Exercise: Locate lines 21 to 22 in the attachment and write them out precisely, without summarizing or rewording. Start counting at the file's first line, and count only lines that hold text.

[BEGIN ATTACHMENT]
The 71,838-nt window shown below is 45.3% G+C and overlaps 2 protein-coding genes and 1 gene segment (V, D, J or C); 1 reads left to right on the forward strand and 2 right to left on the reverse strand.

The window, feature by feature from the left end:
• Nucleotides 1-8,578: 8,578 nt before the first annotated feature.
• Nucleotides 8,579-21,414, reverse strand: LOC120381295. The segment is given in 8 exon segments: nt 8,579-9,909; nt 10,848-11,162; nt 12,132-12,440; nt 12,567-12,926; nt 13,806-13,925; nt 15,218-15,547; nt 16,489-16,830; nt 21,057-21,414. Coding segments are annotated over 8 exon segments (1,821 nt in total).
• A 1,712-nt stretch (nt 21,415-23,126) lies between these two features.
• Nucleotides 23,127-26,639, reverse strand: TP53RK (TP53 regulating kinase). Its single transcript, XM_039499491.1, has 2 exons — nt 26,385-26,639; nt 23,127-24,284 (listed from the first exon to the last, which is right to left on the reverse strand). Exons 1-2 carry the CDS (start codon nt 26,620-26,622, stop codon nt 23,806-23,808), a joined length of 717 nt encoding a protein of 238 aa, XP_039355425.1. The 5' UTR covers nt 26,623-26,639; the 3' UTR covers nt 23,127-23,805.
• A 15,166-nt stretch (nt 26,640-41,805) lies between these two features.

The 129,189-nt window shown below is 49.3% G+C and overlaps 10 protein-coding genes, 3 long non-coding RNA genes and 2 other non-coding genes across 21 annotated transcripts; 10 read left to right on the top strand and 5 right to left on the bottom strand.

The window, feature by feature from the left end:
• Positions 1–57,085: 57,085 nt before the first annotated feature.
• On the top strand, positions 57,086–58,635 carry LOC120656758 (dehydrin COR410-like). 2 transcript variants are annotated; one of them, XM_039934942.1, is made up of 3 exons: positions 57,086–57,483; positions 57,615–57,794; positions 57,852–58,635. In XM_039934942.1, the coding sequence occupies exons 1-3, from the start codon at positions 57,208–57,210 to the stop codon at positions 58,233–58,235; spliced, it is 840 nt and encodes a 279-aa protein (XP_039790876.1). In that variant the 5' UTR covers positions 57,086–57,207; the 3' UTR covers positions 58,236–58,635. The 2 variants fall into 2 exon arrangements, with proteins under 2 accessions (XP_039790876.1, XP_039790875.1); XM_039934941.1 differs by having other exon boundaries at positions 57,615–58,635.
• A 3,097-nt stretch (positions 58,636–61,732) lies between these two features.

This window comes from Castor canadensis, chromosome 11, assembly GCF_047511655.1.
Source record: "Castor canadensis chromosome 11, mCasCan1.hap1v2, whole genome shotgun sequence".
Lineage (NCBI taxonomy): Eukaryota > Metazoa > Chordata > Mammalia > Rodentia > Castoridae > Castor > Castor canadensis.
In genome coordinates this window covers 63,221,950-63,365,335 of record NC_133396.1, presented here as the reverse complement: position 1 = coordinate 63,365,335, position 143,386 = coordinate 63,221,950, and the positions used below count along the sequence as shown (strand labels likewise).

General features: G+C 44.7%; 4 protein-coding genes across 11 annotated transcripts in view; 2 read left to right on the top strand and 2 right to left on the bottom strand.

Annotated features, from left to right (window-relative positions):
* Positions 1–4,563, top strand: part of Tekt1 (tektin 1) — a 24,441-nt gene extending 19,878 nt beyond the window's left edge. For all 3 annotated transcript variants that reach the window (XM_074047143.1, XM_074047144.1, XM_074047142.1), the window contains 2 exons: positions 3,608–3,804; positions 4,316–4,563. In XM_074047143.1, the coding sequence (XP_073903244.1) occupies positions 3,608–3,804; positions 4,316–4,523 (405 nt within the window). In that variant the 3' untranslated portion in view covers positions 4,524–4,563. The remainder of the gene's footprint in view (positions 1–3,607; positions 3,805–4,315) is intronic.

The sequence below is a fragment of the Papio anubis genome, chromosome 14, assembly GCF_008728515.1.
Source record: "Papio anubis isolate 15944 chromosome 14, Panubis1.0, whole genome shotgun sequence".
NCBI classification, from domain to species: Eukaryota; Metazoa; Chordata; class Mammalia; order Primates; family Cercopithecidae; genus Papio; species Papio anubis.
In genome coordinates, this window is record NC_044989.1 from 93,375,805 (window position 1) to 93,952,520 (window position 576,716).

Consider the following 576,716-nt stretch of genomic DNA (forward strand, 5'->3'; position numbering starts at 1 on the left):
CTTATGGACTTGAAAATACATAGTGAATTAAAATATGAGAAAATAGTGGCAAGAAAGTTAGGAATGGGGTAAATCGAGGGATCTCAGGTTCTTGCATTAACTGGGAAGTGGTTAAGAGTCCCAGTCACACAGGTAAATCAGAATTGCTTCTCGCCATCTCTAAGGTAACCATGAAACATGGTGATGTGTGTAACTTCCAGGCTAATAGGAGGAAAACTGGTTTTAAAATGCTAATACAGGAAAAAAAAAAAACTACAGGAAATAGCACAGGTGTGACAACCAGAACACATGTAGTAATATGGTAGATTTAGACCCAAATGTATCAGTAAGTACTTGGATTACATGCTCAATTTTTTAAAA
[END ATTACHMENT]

Source record: "Papio anubis isolate 15944 chromosome 14, Panubis1.0, whole genome shotgun sequence".
NCBI classification, from domain to species: Eukaryota; Metazoa; Chordata; class Mammalia; order Primates; family Cercopithecidae; genus Papio; species Papio anubis.